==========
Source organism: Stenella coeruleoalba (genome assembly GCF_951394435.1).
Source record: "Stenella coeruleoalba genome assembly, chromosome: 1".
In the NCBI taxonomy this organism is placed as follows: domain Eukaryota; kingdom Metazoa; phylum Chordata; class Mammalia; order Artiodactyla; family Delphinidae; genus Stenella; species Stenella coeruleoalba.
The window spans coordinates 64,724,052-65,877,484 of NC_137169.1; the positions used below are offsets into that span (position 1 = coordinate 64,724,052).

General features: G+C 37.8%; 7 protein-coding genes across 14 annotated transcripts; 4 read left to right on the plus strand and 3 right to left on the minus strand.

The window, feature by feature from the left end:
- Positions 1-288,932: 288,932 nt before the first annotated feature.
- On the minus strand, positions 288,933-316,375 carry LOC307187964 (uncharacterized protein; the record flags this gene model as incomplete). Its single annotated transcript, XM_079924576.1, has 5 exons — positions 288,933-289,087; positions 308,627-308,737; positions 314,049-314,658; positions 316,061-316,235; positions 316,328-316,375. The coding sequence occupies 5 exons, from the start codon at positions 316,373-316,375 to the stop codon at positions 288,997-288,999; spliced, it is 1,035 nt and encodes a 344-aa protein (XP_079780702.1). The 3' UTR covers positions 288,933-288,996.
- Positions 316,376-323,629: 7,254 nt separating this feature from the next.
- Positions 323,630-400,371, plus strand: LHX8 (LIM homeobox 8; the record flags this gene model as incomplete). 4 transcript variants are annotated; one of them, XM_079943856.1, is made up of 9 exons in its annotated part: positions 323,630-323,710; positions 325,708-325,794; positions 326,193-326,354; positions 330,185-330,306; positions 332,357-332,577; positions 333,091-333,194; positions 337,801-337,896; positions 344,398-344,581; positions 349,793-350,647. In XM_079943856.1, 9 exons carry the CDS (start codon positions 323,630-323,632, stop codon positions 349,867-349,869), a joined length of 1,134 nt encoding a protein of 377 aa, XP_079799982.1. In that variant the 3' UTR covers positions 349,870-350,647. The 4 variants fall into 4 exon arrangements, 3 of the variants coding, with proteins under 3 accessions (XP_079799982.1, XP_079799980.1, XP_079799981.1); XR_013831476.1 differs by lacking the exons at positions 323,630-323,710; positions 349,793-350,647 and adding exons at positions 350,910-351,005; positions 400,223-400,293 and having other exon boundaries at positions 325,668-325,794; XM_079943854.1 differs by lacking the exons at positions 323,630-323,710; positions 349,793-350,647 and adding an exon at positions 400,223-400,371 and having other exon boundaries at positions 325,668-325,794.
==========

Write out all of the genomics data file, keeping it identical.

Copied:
Source organism: Stenella coeruleoalba (genome assembly GCF_951394435.1).
Source record: "Stenella coeruleoalba genome assembly, chromosome: 1".
In the NCBI taxonomy this organism is placed as follows: domain Eukaryota; kingdom Metazoa; phylum Chordata; class Mammalia; order Artiodactyla; family Delphinidae; genus Stenella; species Stenella coeruleoalba.
The window spans coordinates 64,724,052-65,877,484 of NC_137169.1; the positions used below are offsets into that span (position 1 = coordinate 64,724,052).

General features: G+C 37.8%; 7 protein-coding genes across 14 annotated transcripts; 4 read left to right on the plus strand and 3 right to left on the minus strand.

The window, feature by feature from the left end:
- Positions 1-288,932: 288,932 nt before the first annotated feature.
- On the minus strand, positions 288,933-316,375 carry LOC307187964 (uncharacterized protein; the record flags this gene model as incomplete). Its single annotated transcript, XM_079924576.1, has 5 exons — positions 288,933-289,087; positions 308,627-308,737; positions 314,049-314,658; positions 316,061-316,235; positions 316,328-316,375. The coding sequence occupies 5 exons, from the start codon at positions 316,373-316,375 to the stop codon at positions 288,997-288,999; spliced, it is 1,035 nt and encodes a 344-aa protein (XP_079780702.1). The 3' UTR covers positions 288,933-288,996.
- Positions 316,376-323,629: 7,254 nt separating this feature from the next.
- Positions 323,630-400,371, plus strand: LHX8 (LIM homeobox 8; the record flags this gene model as incomplete). 4 transcript variants are annotated; one of them, XM_079943856.1, is made up of 9 exons in its annotated part: positions 323,630-323,710; positions 325,708-325,794; positions 326,193-326,354; positions 330,185-330,306; positions 332,357-332,577; positions 333,091-333,194; positions 337,801-337,896; positions 344,398-344,581; positions 349,793-350,647. In XM_079943856.1, 9 exons carry the CDS (start codon positions 323,630-323,632, stop codon positions 349,867-349,869), a joined length of 1,134 nt encoding a protein of 377 aa, XP_079799982.1. In that variant the 3' UTR covers positions 349,870-350,647. The 4 variants fall into 4 exon arrangements, 3 of the variants coding, with proteins under 3 accessions (XP_079799982.1, XP_079799980.1, XP_079799981.1); XR_013831476.1 differs by lacking the exons at positions 323,630-323,710; positions 349,793-350,647 and adding exons at positions 350,910-351,005; positions 400,223-400,293 and having other exon boundaries at positions 325,668-325,794; XM_079943854.1 differs by lacking the exons at positions 323,630-323,710; positions 349,793-350,647 and adding an exon at positions 400,223-400,371 and having other exon boundaries at positions 325,668-325,794.